Source paths are both case and white space insensitive and the path can be built up over multiple lines with each line adding more steps to the path. This section will build a simple example Source Path that uses the full variety of options available to you.

The Basics

The simplest Source Path possible is a single wildcard asterisk (‘*’) character which tells equipment to work logically lowest index to highest (refer to your Source table Setup Levels) and all sub levels are completed before moving to the next index.


Paths are built up in a similar structure as ranges with each level of the table separated by slashes (either ‘/’ or ‘\’). For each level, a subset of positions for that level can be generated. These can either be a span of positions between two ends (e.g. ’1-5′), individual positions (e.g. ’1,2,3,4,5′) or a combination of both (’1-2,3,4-5′). To select every position for a level, the asterisk (‘*’) character can be used as a wildcard (or ‘-*’ to include all positions in reverse order). If any level is omitted, it is assumed that all positions of lower levels are included (e.g. ‘A’ is equivalent to ‘A\*\*\*’, although ‘A\’ would create no steps as nothing has been specified for the second level).


Processes: <“Processes”>

<Processes> is a comma separated list of what procceses will be used. As a individual line Processes: (Source Path Only) limits the processes that will be included in subsequent lines of the path (unless overridden on an individual line). Multiple processes can be included by comma separating them.

Demo\Stage 1\*\1-5,7\*\* <Blasted, Freedig>


 Processes: Blasted, Freedig
 Demo\Stage 1\*\1-5,7\*\*

Default (if not explicit): All Processes

Prefix: “Node Prefix”

<Node Prefix> will be prefixed to all subsequent lines that describe a node or nodes

 Prefix: Demo\Stage 1\
 *\1-5,7\*\* <Blasted, Freedig>

Default (if not explicit): None

Order: “NodeOrder”

The order defines the order the schedule loops through the levels to generate the individual tasks the equipment should follow. Changing the order can have a significant impact to the path of the equipment.

Node order must have the same names as defined in levels on the table it is defined in and is \ separated. Not all levels have to be used, but no level can be used more than once. This will override the default order set in your Source Table Fields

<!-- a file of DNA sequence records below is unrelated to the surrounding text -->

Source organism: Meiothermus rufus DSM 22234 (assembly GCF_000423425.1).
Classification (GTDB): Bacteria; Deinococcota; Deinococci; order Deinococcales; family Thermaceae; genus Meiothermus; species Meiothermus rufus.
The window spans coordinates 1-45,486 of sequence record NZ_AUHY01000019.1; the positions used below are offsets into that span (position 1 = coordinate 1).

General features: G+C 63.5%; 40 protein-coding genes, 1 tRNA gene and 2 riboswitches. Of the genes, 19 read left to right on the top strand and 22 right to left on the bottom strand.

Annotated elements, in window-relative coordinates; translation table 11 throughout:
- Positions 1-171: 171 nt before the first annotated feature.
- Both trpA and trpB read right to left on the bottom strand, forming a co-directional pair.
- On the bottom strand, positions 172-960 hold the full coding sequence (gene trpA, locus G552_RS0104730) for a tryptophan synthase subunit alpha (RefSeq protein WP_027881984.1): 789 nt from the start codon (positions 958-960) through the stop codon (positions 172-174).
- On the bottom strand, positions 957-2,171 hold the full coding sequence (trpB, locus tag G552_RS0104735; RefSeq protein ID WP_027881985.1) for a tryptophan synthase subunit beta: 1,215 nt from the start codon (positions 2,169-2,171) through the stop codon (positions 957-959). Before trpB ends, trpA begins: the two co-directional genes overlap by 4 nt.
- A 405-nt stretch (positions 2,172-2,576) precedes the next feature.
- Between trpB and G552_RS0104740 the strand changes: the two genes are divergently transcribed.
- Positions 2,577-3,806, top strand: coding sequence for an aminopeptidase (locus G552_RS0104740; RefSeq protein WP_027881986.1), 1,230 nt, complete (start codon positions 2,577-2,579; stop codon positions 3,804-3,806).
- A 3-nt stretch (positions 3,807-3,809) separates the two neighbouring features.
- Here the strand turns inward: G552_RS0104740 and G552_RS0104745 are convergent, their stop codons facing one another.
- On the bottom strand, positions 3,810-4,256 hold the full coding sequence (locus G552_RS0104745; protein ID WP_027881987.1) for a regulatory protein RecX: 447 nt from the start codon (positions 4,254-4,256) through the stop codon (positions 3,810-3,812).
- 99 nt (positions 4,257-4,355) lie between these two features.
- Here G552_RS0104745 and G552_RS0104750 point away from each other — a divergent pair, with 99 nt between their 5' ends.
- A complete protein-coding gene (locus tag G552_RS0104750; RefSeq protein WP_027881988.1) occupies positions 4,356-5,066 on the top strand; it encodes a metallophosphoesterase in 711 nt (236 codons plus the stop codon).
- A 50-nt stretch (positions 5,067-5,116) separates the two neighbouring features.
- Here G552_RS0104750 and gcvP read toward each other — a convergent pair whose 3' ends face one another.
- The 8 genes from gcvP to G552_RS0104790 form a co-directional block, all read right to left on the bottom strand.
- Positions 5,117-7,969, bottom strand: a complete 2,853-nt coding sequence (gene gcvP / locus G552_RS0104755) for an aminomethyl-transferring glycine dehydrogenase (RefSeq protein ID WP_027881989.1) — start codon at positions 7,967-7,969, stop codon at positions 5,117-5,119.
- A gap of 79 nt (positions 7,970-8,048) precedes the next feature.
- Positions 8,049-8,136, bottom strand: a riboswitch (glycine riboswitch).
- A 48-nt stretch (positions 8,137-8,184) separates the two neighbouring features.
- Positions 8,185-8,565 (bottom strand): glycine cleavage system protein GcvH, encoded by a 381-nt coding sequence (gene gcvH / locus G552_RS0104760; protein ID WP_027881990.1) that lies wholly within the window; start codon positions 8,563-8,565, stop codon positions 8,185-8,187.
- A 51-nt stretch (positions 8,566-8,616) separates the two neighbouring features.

Processes can be used in node orders. This can be very useful in by-seam mining, in models where both commodity and waste are benched. The order within the Processes is set the same way described above in <Processes>

 Prefix: Demo\Stage 1\
 Order: Pit\Stage\Bench\Seam\Strip\Block
 *\1-5,7\*\* <Waste, Coal>

Default (if not explicit): Levels in default order from zero Index

AllowAdvance: “On/Off”

If turned ‘On’ or set to ‘True’, allows the schedule to look further down the path to find the first tasks that is available (or until Allow Advance is set to ‘Off’ or ‘False’). Only has an effect when Dependencies are set.

 Prefix: Demo\Stage 1\
 Order: Mine\Pit\Strip\Stage\Sub Block\Sub Strip\Bench
 AllowAdvance: On
 *\1-5,7\*\* <Blasted>

Default (if not explicit): Off


Time delays can be specified using the format ‘Time Delay: TimeDelay TimeUnits <NonProductiveProcess>’ where TimeDelay is a number specifying how long the delay should occur for, TimeUnits is unit of time that the TimeDelay is measured in and NonProductiveProcess in the name of a non productive process to use for the delay (e.g. ‘Time Delay: 6 hours <Relocation>’). Valid time units are ‘Minutes’, ‘Hours’, ‘Days’ or ‘Weeks’.

Date delays can be specified using the format ‘Date Delay: DelayToDate <NonProductiveProcess>’ where DelayToDate is text that describes the date to delay until (in the format of the user’s region settings) and NonProductiveProcess in the name of a non productive process to use for the delay (e.g. ‘Date Delay: 1/1/2016 <Delayed Start>’)

 Prefix: Demo\Stage 1\
 Order: Mine\Pit\Strip\Stage\Sub Block\Sub Strip\Bench
 AllowAdvance: On
 *\1-5,7\*\* <Blasted>
 Date Delay: 1/1/2016 <Maintenance>
 Time Delay: 5 hours <Relocation>

Amount ‘( )’

Allows for only a portion of a task to be scheduled (e.g. ‘A\15 (50%)’ or ‘A\15 (0.5)’). Can also be used with = Modifiers (see below).

 Prefix: Demo\Stage 1\
 Order: Mine\Pit\Strip\Stage\Sub Block\Sub Strip\Bench